Last year, Mourdock told the Evansville Courier & Press that he notified the auditor’s office in person in 2007, after receiving a property tax rebate, that the exemption on the condominium should be canceled. But the exemption was not eliminated, and Mourdock continued to receive the tax credit in 2008, 2009 and 2010.
Mourdock told the paper that he was unaware that he was still receiving the tax deduction until “doing opposition research on myself” in June 2011 in preparation for his primary contest with Lugar. That’s when, Mourdock said, he again went to the county auditor’s office and signed a statement saying that the tax exemption should be canceled.
That office has since taken responsibility for the mix-up, with computer records showing that former Marion County Deputy Auditor Claudia Fuentes noted on June 3, 2011, that the condominium’s “homestead deduction was not removed in error,” and that “the deduction was applied for by previous owner.”
But the Lugar campaign questions why it took so long for Mourdock to notice and correct the error.
“Mourdock, our state treasurer, claims he didn’t ‘notice’ that he was cheating, yet he studied his tax statement closely enough to appeal his assessed value,” the Lugar ad says. And an image of a property tax notice that Mourdock received in 2010 appears on screen with the line for deductions highlighted. “Then once a candidate for U.S. Senate, Mourdock conveniently decided to pay his taxes,” the ad’s narrator says.
Mourdock did have the value of his property reassessed in 2008. He told the Courier & Press that he had suspected his property taxes were actually too high when a neighbor purchased a condominium like his own at a lower price. The value of Mourdock’s condominium was adjusted the following year from $268,600 to $175,100.
The Lugar campaign pointed out that the form necessary for requesting a reassessment asks the property owner to certify that they have reviewed their property’s tax record, and that Mourdock should have realized then that he was still receiving the deduction. But Mourdock told the newspaper that he didn’t bring up the homestead deduction at the time of the reassessment because he believed that the issue had been resolved.
Another point raised by the Lugar campaign is that Indiana property owners have been required since 2010 to submit a “pink form” with their property tax bills to verify their residency and eligibility for the homestead deduction. The form, which says that homeowners are required to notify the county auditor if they become ineligible for the deduction, was introduced to help local officials crack down on homestead tax fraud in the state. But Mourdock has said that he never submitted the form because he believed he was no longer receiving the tax exemption on his condominium.
Mourdock claimed that he tried to make payment for the taxes that he owed when he went to the county auditor’s office in June of last year. But he said he was told that the amount would have to be applied to his property tax bill for the fall.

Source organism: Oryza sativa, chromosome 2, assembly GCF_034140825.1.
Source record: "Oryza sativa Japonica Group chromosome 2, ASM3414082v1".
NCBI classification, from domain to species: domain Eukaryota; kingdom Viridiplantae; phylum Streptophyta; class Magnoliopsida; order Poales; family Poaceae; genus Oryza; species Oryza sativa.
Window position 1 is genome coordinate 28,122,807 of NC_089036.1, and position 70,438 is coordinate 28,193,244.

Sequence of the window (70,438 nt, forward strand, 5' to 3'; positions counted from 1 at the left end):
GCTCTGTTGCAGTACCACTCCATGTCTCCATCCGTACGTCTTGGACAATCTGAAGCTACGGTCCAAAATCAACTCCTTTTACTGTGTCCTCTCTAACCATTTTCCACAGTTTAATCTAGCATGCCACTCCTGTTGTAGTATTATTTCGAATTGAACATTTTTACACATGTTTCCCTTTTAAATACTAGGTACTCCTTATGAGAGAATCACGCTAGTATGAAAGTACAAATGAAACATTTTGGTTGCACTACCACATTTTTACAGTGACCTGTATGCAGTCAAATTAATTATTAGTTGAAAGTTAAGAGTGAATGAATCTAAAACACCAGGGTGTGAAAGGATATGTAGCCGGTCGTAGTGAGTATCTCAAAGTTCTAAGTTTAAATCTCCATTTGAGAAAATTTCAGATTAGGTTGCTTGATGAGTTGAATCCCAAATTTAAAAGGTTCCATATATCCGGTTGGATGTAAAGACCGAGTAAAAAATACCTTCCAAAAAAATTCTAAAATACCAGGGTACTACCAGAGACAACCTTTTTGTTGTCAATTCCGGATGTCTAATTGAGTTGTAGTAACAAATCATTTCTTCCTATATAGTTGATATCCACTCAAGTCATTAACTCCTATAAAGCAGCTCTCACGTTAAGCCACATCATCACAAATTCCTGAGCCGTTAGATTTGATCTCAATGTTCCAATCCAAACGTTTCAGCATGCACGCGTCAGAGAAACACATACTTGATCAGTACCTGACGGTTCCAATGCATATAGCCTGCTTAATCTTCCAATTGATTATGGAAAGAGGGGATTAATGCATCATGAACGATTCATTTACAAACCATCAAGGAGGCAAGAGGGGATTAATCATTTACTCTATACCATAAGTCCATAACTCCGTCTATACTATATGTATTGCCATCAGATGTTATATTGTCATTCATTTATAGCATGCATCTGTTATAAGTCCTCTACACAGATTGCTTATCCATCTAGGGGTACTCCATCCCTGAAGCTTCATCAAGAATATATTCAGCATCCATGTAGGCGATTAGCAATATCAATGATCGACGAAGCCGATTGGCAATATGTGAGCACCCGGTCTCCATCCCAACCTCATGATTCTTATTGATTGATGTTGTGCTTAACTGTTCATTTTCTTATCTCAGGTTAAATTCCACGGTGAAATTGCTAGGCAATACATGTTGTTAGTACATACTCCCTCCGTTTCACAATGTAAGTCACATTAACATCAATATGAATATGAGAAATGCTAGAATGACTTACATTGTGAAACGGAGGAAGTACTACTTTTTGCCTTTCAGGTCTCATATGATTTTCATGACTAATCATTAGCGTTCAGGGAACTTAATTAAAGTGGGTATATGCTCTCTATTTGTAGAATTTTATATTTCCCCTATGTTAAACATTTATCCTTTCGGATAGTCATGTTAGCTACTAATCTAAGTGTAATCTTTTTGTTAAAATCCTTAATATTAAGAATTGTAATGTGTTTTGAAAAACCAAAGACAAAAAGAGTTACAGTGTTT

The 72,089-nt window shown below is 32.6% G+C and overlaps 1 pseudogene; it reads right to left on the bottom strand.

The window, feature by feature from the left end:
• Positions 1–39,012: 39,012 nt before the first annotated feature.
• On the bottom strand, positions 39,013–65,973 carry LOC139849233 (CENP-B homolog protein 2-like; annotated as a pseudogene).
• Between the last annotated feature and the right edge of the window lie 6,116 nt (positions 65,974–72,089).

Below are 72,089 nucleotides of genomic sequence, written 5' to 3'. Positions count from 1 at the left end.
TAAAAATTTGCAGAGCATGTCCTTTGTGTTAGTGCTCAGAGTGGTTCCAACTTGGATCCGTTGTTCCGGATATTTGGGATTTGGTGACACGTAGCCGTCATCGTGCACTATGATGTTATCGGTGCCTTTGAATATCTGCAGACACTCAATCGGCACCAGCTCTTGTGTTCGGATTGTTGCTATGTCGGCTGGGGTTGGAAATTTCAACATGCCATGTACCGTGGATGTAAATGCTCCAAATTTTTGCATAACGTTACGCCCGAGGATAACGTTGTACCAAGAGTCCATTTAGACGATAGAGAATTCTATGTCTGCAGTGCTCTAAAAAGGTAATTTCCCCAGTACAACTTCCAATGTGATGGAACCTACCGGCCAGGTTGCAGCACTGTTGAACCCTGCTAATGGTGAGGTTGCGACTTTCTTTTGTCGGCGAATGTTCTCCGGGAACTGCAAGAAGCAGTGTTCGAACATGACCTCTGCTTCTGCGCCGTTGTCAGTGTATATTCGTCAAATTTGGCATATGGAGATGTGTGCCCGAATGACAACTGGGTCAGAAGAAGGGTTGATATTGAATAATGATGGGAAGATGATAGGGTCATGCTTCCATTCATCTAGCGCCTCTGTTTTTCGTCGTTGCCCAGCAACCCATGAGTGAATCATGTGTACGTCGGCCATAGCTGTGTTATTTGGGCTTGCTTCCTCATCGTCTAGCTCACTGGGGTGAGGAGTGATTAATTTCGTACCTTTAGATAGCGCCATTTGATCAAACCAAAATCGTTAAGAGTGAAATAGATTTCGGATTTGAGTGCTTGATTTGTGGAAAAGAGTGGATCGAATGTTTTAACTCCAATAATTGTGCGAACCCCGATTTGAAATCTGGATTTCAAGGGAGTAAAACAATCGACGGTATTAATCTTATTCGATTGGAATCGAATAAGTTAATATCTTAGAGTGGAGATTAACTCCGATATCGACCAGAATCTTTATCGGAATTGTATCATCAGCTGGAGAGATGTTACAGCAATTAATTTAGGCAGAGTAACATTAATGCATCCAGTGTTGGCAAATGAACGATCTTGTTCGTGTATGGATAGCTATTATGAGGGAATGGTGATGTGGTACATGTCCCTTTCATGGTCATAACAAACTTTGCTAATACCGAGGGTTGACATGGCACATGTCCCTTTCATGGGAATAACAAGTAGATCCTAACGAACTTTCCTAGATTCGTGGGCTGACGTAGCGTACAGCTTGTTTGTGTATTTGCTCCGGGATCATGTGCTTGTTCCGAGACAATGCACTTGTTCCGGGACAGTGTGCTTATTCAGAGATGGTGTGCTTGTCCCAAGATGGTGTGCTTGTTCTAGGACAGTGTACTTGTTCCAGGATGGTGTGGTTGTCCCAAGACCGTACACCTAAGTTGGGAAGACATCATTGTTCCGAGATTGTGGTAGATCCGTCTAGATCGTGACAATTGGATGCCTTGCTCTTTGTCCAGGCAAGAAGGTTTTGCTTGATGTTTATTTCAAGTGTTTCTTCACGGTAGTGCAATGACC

The county auditor’s office confirmed that Mourdock paid that fall’s tax bill.
Poor Meeting Attendance?
The AAN ad also says that Mourdock has “problems showing up to work,” claiming that he “skipped 66 percent of his official board meetings.” That’s based on the reporting of Brian Howey, a political analyst for Howey Politics Indiana.
Howey reviewed the minutes of 122 board meetings and found that as of Nov. 17, 2011, Mourdock had “attended only 34% of the meetings of boards he either presides over or is a member” of since January 2010. In comparison, Mourdock had a 53 percent attendance record at board meetings in the three-year period from 2007 to 2009, when he was not running for reelection as state treasurer, or challenging Lugar in the Senate primary, according to Howey’s analysis.
In Mourdock’s defense, Ian Slatter, the treasurer’s spokesman, said that there is almost always a senior staff member representing the treasurer’s office at the board meetings when Mourdock doesn’t attend himself. In a statement released to Howey Politics Indiana back in November, Slatter said:
Slatter statement to HPI, Nov. 11, 2011: Treasurer Mourdock, or his designee, sit on 13 boards and commissions. By statute, Treasurer Mourdock appoints designees to ensure that the Treasurer’s Office is always represented on each board or commission by a person with full voting authority. Many statewide officials, including the Governor, assign designees and consequently fulfill their duties as elected officials. Sometimes the meeting times for boards or commissions overlap, but since February 2007, despite scheduling conflicts, virtually all such meetings have been attended by the Treasurer or a senior member of his staff with full voting powers.
The treasurer’s office released a similar statement on March 9, saying that Mourdock “takes his responsibilities to the citizens of Indiana very seriously,” while noting that “the Treasurer’s Office has a 99% attendance record at board meetings.”
HPI’s analysis showed that Mourdock’s attendance improved in instances where he was the chairman of the board, a board secretary or an investment manager. But analyst Brian Howey told FactCheck.org that what stood out to him was the difference in Mourdock’s attendance when he was running for office and when he was not.
— D’Angelo Gore